Journal of Applied Physiology vol:95 issue:2 pages:818-28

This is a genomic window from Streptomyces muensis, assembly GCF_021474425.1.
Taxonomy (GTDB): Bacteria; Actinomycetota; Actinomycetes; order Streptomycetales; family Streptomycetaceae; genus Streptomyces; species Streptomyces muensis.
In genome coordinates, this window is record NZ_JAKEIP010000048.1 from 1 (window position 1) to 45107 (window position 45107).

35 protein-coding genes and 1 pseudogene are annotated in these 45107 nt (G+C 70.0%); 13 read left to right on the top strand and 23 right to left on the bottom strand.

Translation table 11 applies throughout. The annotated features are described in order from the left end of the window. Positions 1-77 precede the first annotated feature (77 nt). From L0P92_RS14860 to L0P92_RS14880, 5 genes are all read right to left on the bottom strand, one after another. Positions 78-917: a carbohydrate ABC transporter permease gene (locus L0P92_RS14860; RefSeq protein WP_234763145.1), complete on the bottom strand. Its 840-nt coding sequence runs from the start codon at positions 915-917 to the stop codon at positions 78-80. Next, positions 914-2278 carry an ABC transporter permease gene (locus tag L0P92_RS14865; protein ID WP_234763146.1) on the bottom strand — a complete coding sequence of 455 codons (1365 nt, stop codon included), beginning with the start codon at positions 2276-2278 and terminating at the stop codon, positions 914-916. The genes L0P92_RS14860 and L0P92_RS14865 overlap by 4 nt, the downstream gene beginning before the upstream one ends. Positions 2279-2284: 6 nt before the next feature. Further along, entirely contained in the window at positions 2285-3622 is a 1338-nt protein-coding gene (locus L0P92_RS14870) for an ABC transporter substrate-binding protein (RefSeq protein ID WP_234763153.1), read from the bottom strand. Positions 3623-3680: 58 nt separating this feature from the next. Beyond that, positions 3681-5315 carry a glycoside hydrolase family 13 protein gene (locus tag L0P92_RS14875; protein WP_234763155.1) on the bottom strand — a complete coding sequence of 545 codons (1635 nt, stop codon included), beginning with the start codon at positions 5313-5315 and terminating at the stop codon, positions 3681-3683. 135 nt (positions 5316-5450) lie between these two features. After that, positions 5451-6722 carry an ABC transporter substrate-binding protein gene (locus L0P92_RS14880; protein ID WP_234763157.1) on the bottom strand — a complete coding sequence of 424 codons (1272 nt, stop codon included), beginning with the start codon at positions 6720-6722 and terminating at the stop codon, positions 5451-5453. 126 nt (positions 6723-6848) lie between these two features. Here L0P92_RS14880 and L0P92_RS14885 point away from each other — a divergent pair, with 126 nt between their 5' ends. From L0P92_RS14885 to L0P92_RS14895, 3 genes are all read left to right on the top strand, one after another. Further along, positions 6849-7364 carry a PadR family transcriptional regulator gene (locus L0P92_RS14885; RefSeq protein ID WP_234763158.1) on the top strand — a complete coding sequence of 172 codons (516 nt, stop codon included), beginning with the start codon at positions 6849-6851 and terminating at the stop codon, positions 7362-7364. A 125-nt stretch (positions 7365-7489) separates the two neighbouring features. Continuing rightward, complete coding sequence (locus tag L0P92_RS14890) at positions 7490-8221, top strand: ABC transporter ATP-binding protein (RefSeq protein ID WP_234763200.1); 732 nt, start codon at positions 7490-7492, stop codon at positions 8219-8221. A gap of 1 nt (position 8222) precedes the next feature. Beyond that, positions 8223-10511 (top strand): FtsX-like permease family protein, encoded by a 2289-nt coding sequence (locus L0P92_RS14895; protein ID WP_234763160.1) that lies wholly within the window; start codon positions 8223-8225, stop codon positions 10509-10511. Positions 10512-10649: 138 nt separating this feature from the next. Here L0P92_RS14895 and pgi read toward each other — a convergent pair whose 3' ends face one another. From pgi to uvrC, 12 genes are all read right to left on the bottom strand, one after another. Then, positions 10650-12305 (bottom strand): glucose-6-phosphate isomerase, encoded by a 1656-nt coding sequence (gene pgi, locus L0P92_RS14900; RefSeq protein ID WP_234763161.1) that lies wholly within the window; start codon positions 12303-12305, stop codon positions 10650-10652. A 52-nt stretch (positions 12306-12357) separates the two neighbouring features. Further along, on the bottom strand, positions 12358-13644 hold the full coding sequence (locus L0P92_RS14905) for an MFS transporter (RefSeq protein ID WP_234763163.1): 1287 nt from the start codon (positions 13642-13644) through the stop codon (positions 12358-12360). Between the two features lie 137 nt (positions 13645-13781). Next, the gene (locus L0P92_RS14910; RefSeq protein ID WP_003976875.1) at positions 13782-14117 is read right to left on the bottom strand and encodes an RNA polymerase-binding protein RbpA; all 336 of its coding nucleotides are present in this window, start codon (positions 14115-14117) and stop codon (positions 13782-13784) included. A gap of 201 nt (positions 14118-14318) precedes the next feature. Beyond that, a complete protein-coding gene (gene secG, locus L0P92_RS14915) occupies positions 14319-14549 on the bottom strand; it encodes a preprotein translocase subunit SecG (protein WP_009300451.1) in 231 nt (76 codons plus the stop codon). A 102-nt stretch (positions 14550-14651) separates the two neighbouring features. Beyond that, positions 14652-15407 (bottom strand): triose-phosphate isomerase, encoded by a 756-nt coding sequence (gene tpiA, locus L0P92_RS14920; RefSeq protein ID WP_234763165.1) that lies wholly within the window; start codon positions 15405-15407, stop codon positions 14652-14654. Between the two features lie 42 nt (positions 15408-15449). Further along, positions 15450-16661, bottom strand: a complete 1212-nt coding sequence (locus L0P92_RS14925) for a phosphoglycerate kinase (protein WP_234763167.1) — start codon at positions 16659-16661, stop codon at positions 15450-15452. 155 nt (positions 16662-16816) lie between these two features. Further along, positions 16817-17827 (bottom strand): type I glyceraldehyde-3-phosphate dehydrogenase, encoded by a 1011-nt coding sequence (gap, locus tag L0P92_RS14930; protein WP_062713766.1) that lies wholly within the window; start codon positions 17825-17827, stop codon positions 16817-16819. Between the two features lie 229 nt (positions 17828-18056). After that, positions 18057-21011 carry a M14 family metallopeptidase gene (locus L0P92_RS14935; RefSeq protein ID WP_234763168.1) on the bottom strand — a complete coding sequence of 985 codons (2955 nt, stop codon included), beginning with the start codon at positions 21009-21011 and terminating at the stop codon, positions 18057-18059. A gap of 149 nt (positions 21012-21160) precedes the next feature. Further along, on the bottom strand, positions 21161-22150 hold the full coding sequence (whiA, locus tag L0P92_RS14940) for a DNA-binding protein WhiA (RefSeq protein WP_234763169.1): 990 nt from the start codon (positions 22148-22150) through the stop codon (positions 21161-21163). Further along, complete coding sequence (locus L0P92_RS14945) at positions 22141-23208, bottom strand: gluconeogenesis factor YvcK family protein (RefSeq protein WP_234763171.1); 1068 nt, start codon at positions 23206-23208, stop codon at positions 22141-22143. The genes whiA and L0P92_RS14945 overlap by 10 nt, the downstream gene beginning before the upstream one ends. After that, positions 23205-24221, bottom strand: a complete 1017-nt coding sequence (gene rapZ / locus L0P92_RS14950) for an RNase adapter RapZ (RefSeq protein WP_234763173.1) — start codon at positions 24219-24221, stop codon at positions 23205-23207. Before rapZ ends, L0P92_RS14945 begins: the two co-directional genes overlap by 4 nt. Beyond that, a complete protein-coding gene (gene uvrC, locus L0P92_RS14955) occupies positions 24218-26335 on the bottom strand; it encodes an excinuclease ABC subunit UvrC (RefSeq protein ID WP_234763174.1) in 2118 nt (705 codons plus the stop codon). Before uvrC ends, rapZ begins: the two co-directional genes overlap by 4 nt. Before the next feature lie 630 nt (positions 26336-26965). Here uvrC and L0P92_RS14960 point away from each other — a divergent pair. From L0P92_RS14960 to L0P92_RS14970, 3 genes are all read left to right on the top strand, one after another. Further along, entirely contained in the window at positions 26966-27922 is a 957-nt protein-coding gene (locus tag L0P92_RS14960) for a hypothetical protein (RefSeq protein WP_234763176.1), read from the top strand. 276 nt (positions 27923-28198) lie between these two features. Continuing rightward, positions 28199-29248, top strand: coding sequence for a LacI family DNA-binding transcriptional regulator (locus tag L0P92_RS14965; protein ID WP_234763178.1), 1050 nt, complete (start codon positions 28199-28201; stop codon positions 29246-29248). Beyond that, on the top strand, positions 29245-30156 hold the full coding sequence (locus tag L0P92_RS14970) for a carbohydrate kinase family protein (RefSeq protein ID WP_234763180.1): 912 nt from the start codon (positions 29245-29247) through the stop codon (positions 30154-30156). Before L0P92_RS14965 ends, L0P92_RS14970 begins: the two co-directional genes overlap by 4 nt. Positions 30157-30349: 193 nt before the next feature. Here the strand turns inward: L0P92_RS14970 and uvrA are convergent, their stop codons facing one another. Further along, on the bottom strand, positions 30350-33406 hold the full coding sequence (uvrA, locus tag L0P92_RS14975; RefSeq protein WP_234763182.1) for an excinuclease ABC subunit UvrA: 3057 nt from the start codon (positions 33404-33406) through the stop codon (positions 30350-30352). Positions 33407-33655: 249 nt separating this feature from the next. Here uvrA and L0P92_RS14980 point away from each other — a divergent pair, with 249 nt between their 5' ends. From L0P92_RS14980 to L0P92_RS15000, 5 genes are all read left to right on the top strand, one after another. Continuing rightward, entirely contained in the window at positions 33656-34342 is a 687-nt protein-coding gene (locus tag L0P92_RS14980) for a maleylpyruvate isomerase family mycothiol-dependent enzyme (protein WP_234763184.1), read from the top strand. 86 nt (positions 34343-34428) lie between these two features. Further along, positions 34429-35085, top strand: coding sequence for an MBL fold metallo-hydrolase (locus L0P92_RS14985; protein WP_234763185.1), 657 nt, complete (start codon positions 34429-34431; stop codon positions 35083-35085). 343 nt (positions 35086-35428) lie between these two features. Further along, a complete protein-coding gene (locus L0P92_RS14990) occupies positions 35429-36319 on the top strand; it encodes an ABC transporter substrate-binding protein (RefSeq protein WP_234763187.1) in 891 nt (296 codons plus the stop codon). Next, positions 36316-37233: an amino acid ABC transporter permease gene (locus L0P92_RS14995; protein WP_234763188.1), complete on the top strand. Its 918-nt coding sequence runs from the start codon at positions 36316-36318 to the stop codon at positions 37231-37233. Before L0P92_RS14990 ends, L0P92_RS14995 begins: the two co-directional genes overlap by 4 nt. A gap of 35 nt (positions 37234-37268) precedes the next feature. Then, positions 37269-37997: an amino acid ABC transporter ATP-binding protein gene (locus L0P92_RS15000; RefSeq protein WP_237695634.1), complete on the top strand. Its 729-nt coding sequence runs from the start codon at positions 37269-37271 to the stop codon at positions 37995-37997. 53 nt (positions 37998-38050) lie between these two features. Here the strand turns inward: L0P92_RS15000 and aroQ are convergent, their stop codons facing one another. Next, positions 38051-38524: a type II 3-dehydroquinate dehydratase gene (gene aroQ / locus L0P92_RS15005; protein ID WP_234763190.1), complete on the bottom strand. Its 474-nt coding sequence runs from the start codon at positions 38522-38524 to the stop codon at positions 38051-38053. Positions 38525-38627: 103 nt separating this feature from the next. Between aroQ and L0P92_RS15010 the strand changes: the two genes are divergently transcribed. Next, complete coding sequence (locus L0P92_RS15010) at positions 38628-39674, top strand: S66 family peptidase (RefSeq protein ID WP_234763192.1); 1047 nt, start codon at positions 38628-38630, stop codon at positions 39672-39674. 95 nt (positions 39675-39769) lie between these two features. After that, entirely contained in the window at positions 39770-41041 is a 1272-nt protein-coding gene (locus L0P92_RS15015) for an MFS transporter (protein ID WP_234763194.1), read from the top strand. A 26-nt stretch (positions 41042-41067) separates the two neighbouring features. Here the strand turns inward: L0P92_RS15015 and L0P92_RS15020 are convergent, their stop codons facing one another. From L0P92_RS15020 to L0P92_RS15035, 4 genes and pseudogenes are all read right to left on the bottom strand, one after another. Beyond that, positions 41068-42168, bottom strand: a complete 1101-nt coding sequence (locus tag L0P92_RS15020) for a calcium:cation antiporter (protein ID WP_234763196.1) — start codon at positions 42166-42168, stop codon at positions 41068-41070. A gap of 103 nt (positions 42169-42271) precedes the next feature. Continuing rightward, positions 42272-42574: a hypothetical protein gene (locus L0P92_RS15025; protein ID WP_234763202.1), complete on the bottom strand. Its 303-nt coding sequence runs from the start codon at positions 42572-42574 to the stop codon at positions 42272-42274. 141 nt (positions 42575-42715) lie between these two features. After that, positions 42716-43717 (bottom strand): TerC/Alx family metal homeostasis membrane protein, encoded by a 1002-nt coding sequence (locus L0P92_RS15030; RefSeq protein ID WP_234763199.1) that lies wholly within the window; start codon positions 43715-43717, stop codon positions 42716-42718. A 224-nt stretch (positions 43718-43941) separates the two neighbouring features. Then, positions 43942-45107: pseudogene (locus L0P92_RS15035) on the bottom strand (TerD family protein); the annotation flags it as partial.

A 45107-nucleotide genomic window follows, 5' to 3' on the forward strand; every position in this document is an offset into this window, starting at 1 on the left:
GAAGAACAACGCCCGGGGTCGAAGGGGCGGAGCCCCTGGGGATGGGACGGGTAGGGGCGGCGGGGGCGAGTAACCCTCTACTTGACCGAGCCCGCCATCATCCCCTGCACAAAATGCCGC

effect of oral creatine supplementation (CR; 5 g/day) in conjunction with exercise training on physical fitness was investigated in men between 55 and 75 yr of age (n = 46). A double-blind randomized placebo-controlled (PL) trial was performed over a 6-mo period. Furthermore, a subgroup (n = 20) completed a 1-yr follow-up. The training program consisted of cardiorespiratory endurance training as well as moderate resistance training (2-3 sessions/wk). Endurance capacity was evaluated during a maximal incremental bicycle ergometer test, maximal isometric strength of the knee-extensor muscles was assessed by an isokinetic dynamometer, and body composition was assessed by hydrostatic weighing. Furthermore, in a subgroup (PL: n = 13; CR: n = 12) biopsies were taken from m. vastus lateralis to determine total creatine (TCr) content. In PL, 6 mo of training increased peak oxygen uptake rate (+16%; P < 0.05). Fat-free mass slightly increased (+0.3 kg; P < 0.05), whereas percent body fat slightly decreased (-1.2%; P < 0.05). The training intervention did not significantly change either maximal isometric strength or body weight. The responses were independent of CR. Still, compared with PL, TCr was increased by approximately 5% in CR, and this increase was closely correlated with initial muscle creatine content (r = -0.78; P < 0.05). After a 1-yr follow-up, muscle TCr was not higher in CR than in PL. Furthermore, the other measurements were not affected by CR. It is concluded that long-term creatine intake (5 g/day) in conjunction with exercise training does not beneficially impact physical fitness in men between 55 and 75 yr of age.